My response in these freak outs is usually to simply ask what would you do if you weren't pursing this? Would you be happy? What do you have to lose? How many other dreams are important to you? Usually I just know that without a doubt I want to make this work and I don't want to settle for a career path that doesn't have my heart in it. Making Jewellery is a huge source of happiness for me. I've found that when I've held other full time jobs while pursing this, the creativity drops and so does the production.
In the end I am always wishing I was working on jewellery and somewhat resenting myself for not doing it. It really boils down to letting all of those insecurities wash over me to and just get back at it and tell yourself live for now, you can't see tomorrow and this is what I want today.
Britt: What would you say to someone who stays paralysed in fear, or
struggles to move beyond it in their creative pursuits?
Shannon: I would first say embrace that this is sometimes scary and we're all bound to find ourselves procrastinating because of a sense of fear. It's cheesy, but really look at how short this life is and take a moment to appreciate your talents and visions. Indulge a little in feeling nervous, but then find those ways to shake it off - be it exercise, nature, talking it out with friends or family, or even someone in the same field as you. I find that to just move in one way or another helps you break free. I use to get out of my workspace and hit at a coffee shop or a bar and sketch anything in front of me, the salt shaker for example. I have an unreasonable amount of glassware and salt shakers drawings in my moleskin. It's mostly an exercise in just doing. In fear you start to get overly self involved so I also found the company of just being amongst strangers and observing them helped me. Really my advice is to just move in another way if you can't for the moment in your work.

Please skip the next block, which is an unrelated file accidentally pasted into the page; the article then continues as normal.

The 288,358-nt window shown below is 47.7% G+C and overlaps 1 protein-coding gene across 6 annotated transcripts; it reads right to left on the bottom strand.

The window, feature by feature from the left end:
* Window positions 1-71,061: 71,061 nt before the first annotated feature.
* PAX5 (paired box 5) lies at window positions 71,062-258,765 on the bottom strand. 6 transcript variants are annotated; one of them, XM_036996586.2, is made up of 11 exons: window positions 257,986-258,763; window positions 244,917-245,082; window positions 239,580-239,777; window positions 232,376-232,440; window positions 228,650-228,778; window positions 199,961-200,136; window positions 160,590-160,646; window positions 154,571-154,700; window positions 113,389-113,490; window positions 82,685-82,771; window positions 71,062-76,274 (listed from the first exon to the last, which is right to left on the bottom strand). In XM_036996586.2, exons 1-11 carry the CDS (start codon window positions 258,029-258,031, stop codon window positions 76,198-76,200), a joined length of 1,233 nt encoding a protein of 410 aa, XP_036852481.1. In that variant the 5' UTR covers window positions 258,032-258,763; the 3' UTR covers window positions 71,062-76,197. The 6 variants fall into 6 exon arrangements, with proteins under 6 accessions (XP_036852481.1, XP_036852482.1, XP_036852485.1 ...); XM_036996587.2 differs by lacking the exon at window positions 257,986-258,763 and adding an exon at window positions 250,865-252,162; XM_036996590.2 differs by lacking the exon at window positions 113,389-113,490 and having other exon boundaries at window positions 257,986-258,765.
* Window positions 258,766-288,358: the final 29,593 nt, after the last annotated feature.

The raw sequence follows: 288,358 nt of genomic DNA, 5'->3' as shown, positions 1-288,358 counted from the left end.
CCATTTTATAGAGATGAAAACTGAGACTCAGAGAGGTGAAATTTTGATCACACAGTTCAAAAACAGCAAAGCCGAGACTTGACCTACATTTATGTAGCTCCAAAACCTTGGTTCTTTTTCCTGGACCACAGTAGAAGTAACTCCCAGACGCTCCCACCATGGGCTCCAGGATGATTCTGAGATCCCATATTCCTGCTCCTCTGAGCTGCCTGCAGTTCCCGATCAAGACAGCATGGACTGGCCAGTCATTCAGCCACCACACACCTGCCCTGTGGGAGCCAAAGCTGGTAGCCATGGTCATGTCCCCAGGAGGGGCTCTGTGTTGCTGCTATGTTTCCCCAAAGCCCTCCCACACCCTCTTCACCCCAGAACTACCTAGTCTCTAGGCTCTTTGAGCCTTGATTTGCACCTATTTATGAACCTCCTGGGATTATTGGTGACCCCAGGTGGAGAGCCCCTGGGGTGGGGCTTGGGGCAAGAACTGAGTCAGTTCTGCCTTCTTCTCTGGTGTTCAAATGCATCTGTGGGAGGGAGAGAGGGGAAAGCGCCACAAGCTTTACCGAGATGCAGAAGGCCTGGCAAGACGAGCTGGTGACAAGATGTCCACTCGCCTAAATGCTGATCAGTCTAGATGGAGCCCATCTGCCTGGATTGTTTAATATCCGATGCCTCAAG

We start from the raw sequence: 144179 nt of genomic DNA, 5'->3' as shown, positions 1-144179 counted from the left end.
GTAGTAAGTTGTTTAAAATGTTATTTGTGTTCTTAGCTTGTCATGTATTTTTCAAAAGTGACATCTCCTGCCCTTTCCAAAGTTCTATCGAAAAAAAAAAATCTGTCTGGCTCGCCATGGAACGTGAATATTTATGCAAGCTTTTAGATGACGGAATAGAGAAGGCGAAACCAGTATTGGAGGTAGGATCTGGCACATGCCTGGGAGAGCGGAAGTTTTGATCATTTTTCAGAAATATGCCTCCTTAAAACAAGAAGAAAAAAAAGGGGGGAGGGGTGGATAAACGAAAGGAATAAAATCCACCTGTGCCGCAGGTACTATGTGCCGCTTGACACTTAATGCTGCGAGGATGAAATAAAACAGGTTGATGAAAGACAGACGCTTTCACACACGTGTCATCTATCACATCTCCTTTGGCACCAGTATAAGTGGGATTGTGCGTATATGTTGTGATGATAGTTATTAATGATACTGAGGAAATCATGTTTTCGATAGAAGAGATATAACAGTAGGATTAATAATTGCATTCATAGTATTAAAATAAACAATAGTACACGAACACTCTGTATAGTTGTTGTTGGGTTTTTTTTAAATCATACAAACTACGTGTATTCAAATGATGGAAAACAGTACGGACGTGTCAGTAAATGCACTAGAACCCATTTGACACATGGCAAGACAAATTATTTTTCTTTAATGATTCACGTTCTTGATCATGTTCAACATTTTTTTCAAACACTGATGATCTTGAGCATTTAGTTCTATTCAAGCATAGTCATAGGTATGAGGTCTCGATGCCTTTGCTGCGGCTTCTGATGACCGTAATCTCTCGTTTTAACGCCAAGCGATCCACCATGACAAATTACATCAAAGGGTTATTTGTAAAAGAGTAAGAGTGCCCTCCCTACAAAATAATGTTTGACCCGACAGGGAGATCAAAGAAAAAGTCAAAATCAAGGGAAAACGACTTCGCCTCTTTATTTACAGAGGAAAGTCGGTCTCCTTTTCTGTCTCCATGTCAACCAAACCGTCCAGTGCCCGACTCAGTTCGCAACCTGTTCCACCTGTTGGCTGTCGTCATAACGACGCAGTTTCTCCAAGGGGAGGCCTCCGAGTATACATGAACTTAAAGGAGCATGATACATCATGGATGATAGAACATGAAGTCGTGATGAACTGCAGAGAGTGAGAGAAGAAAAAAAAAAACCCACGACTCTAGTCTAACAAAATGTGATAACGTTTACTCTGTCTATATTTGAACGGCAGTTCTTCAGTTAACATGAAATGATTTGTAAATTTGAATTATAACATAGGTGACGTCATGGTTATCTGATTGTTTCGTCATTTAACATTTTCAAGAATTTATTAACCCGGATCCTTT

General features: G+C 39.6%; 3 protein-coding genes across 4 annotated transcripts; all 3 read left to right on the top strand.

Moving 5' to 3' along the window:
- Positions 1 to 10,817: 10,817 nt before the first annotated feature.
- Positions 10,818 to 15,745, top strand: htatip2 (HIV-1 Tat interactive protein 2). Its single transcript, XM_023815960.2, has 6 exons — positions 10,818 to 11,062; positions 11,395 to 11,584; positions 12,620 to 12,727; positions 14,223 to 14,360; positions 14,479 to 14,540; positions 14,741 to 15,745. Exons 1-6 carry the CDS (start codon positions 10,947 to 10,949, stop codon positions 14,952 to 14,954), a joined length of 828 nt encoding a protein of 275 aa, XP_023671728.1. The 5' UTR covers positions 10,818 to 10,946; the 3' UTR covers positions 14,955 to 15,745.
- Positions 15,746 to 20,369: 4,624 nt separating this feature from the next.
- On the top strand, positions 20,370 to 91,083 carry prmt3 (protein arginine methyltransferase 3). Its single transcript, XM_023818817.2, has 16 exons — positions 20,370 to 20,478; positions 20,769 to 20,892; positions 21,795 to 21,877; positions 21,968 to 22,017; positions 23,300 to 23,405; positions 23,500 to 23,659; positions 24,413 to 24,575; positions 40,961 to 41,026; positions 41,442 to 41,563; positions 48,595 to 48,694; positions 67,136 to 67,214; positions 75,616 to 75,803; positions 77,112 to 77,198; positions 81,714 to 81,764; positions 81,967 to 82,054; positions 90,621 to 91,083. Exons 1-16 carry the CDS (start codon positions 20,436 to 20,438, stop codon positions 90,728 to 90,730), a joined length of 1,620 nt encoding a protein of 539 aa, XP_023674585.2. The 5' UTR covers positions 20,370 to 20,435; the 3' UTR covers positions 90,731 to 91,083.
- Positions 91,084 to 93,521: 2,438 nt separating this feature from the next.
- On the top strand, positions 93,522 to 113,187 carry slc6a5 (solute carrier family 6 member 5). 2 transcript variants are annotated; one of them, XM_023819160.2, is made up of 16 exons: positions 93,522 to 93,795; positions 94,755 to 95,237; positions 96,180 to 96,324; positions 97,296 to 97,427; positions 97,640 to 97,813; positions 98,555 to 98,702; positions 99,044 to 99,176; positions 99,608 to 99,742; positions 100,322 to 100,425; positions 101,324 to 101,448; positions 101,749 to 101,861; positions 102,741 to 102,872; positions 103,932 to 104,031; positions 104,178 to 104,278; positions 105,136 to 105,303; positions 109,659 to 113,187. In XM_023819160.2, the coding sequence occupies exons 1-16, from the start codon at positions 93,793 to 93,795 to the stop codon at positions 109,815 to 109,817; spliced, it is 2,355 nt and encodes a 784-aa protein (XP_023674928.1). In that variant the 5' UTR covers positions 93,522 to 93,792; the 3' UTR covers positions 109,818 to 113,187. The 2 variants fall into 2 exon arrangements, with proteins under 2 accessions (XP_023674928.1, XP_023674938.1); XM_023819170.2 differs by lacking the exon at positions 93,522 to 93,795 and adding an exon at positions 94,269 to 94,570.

Britt: How does living in Victoria or this environment support you in your work?
Shannon: Wow, well I can't praise Victoria enough for all that it does for me in my work. Living in this city, with all the beauty, nature and community, wholeheartedly inspires me everyday. I actually feel like I'm in a big romance with this town and have been since moving here 4 years ago. It's not just my beautiful friends that are generous and supportive but all that are involved in small business in Victoria. You get this amazing sense of camaraderie amongst everyone, even in the same field. Truly it seems that we all want each other to do well and are constantly doing our best to promote the creativity this city has flourishing in. I'm in the right place and that can't help but support me in my work.